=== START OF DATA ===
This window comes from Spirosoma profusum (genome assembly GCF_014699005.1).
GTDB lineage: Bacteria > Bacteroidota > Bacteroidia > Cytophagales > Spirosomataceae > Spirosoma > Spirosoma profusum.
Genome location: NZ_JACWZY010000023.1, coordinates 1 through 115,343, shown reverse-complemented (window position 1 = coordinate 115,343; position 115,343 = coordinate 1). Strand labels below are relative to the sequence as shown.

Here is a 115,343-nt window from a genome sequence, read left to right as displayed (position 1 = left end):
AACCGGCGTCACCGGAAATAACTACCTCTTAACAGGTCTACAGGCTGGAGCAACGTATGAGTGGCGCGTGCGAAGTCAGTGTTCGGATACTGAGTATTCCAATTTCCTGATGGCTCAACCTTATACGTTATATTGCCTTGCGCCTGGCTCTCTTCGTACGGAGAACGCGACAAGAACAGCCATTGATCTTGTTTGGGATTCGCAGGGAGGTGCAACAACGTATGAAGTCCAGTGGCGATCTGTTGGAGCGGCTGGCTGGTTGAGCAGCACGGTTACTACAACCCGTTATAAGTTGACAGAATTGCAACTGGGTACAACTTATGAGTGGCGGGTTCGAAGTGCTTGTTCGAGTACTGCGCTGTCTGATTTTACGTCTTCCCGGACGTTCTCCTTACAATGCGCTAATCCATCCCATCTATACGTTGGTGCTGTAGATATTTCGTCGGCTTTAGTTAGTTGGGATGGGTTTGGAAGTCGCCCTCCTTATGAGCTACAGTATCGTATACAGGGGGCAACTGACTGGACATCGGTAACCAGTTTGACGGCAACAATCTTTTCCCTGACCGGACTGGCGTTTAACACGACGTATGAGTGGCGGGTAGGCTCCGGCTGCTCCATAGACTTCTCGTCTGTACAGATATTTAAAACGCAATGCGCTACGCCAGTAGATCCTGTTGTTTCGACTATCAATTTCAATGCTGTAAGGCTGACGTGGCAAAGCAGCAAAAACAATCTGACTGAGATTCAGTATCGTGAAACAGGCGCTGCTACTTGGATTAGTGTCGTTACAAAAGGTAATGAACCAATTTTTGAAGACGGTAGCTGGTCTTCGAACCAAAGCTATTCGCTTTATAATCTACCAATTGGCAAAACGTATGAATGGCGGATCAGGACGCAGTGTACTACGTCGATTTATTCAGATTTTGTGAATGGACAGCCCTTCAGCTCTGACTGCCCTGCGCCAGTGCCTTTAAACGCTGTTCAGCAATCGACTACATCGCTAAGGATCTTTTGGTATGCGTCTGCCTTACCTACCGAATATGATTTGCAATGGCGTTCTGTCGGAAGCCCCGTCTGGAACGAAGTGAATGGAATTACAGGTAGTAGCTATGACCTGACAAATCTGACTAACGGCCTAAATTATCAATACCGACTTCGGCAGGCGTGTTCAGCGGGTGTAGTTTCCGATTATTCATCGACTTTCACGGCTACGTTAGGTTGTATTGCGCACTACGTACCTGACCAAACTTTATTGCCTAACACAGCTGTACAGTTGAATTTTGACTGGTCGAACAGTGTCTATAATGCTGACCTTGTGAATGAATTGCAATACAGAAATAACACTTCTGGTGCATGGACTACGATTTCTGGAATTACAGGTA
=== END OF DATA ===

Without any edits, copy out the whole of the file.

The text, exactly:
This window comes from Spirosoma profusum (genome assembly GCF_014699005.1).
GTDB lineage: Bacteria > Bacteroidota > Bacteroidia > Cytophagales > Spirosomataceae > Spirosoma > Spirosoma profusum.
Genome location: NZ_JACWZY010000023.1, coordinates 1 through 115,343, shown reverse-complemented (window position 1 = coordinate 115,343; position 115,343 = coordinate 1). Strand labels below are relative to the sequence as shown.

Here is a 115,343-nt window from a genome sequence, read left to right as displayed (position 1 = left end):
AACCGGCGTCACCGGAAATAACTACCTCTTAACAGGTCTACAGGCTGGAGCAACGTATGAGTGGCGCGTGCGAAGTCAGTGTTCGGATACTGAGTATTCCAATTTCCTGATGGCTCAACCTTATACGTTATATTGCCTTGCGCCTGGCTCTCTTCGTACGGAGAACGCGACAAGAACAGCCATTGATCTTGTTTGGGATTCGCAGGGAGGTGCAACAACGTATGAAGTCCAGTGGCGATCTGTTGGAGCGGCTGGCTGGTTGAGCAGCACGGTTACTACAACCCGTTATAAGTTGACAGAATTGCAACTGGGTACAACTTATGAGTGGCGGGTTCGAAGTGCTTGTTCGAGTACTGCGCTGTCTGATTTTACGTCTTCCCGGACGTTCTCCTTACAATGCGCTAATCCATCCCATCTATACGTTGGTGCTGTAGATATTTCGTCGGCTTTAGTTAGTTGGGATGGGTTTGGAAGTCGCCCTCCTTATGAGCTACAGTATCGTATACAGGGGGCAACTGACTGGACATCGGTAACCAGTTTGACGGCAACAATCTTTTCCCTGACCGGACTGGCGTTTAACACGACGTATGAGTGGCGGGTAGGCTCCGGCTGCTCCATAGACTTCTCGTCTGTACAGATATTTAAAACGCAATGCGCTACGCCAGTAGATCCTGTTGTTTCGACTATCAATTTCAATGCTGTAAGGCTGACGTGGCAAAGCAGCAAAAACAATCTGACTGAGATTCAGTATCGTGAAACAGGCGCTGCTACTTGGATTAGTGTCGTTACAAAAGGTAATGAACCAATTTTTGAAGACGGTAGCTGGTCTTCGAACCAAAGCTATTCGCTTTATAATCTACCAATTGGCAAAACGTATGAATGGCGGATCAGGACGCAGTGTACTACGTCGATTTATTCAGATTTTGTGAATGGACAGCCCTTCAGCTCTGACTGCCCTGCGCCAGTGCCTTTAAACGCTGTTCAGCAATCGACTACATCGCTAAGGATCTTTTGGTATGCGTCTGCCTTACCTACCGAATATGATTTGCAATGGCGTTCTGTCGGAAGCCCCGTCTGGAACGAAGTGAATGGAATTACAGGTAGTAGCTATGACCTGACAAATCTGACTAACGGCCTAAATTATCAATACCGACTTCGGCAGGCGTGTTCAGCGGGTGTAGTTTCCGATTATTCATCGACTTTCACGGCTACGTTAGGTTGTATTGCGCACTACGTACCTGACCAAACTTTATTGCCTAACACAGCTGTACAGTTGAATTTTGACTGGTCGAACAGTGTCTATAATGCTGACCTTGTGAATGAATTGCAATACAGAAATAACACTTCTGGTGCATGGACTACGATTTCTGGAATTACAGGTA